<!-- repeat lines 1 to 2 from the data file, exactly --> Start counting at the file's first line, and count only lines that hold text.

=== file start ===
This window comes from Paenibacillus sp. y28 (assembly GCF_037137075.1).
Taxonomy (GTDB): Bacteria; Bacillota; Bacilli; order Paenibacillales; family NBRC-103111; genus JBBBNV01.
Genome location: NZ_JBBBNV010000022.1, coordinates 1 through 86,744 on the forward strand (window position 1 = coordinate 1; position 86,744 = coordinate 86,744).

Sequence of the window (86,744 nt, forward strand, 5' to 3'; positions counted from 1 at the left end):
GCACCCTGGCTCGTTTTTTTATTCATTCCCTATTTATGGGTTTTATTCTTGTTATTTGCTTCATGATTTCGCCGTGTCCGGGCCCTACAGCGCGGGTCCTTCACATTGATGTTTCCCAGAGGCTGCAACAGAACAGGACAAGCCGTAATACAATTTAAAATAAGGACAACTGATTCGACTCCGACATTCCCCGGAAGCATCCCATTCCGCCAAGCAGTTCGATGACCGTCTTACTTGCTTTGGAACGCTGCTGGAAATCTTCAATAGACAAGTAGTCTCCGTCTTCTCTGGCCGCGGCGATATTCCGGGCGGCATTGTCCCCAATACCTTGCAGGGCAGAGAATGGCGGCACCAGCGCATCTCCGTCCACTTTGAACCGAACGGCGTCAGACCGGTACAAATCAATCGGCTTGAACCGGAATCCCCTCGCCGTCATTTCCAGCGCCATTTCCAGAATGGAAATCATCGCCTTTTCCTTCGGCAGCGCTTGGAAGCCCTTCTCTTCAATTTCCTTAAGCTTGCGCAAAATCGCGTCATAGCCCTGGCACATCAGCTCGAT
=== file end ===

This window comes from Paenibacillus sp. y28 (assembly GCF_037137075.1).
Taxonomy (GTDB): Bacteria; Bacillota; Bacilli; order Paenibacillales; family NBRC-103111; genus JBBBNV01.